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A new law prohibiting texting is in effect in California as of the new year. Texting on cell phones or PDA devices while driving will now result in steep fines and penalties. However, the new law may also have implications for employers. Employees that carry cell phones, walkie-talkies, or PDAs for work may be tempted to use them on the road. Many may not know that sending a message, even at a stop sign, can put the employer on the hook as well as the employee. The doctrine of vicarious liability may allow an employer to be held liable for the negligent actions of an employee – such as causing an accident while texting. An employer is even more likely to be held liable if the negligent act, in this case, texting, was done to serve the employer’s purpose. If a driver sends a text or replies to a message from a client, the employer may be stuck with some of the consequences.

In order to protect themselves, one of the things employers may consider doing is adopting new policies that address the new law. Employers could write specific “texting-while-driving” bans into their policies which address the use of cell phones and PDAs. Many employers already have policies that address the “hands-free” requirement for use of cell phones. Those employers that do not have policies would do well to create and implement them. Although implementing such policies may not prevent liability in case of an employee’s negligence, it can help with raising a defense if something should occur.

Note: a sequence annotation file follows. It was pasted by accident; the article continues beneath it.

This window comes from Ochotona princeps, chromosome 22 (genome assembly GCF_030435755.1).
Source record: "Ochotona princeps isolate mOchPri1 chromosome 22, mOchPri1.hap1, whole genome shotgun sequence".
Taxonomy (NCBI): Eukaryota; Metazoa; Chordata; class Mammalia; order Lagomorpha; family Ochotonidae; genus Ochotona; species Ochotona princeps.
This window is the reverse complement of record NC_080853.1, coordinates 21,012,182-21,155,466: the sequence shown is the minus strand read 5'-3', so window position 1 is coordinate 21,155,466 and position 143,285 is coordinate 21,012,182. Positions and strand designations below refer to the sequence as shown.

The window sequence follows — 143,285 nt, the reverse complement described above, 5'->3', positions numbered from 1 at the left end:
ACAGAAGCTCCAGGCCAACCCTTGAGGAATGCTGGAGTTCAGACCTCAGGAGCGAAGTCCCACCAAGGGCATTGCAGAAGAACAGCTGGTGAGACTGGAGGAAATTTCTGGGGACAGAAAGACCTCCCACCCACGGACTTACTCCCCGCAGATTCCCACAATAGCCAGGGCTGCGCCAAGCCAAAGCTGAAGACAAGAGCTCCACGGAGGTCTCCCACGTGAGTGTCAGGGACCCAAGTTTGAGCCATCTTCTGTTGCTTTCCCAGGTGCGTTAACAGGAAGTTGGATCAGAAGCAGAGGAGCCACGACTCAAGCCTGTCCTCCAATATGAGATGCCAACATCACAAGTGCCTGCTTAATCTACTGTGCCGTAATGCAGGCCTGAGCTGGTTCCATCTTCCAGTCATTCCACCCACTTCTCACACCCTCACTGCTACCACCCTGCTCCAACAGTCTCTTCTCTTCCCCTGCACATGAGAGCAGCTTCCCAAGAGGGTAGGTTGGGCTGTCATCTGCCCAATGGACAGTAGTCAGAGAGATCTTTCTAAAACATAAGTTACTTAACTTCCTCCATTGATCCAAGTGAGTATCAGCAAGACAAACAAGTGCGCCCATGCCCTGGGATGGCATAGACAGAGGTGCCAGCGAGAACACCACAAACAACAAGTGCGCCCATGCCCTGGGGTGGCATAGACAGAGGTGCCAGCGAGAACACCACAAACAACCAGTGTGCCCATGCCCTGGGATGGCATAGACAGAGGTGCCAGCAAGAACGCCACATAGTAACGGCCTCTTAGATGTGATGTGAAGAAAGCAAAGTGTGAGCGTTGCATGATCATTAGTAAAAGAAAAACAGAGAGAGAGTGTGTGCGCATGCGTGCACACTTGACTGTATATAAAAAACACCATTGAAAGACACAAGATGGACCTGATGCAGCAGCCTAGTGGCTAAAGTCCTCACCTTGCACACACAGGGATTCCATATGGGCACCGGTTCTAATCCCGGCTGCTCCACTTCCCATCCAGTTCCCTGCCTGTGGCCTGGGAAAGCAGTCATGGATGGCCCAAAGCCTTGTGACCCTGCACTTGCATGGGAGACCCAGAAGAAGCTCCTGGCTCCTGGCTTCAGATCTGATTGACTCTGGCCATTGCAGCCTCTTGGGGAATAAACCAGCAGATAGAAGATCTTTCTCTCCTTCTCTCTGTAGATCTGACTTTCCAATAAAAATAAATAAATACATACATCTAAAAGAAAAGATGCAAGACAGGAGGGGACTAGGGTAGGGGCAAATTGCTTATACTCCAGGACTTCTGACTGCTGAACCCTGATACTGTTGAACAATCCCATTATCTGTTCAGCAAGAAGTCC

California Labor Code Section 2802, says: "a) An employer shall indemnify his or her employee for all necessary expenditures or losses incurred by the employee in direct consequence of the discharge of his or her duties, or of his or her obedience to the directions of the employer, even though unlawful, unless the employee, at the time of obeying the directions, believed them to be unlawful. (b) All awards made by a court or by the Division of Labor Standards Enforcement for reimbursement of necessary expenditures under this section shall carry interest at the same rate as judgments in civil actions. Interest shall accrue from the date on which the employee incurred the necessary expenditure or loss. (c) For purposes of this section, the term ‘necessary expenditures or losses’ shall include all reasonable costs, including, but not limited to, attorney’s fees incurred by the employee enforcing the rights granted by this section." (emphasis added).

A policy that not only alerts employees to the new law, but clearly shows the employer intends for the employees to comply with it, may help mitigate liability in the case of an accident or even if an employee-driver is fined on the job.

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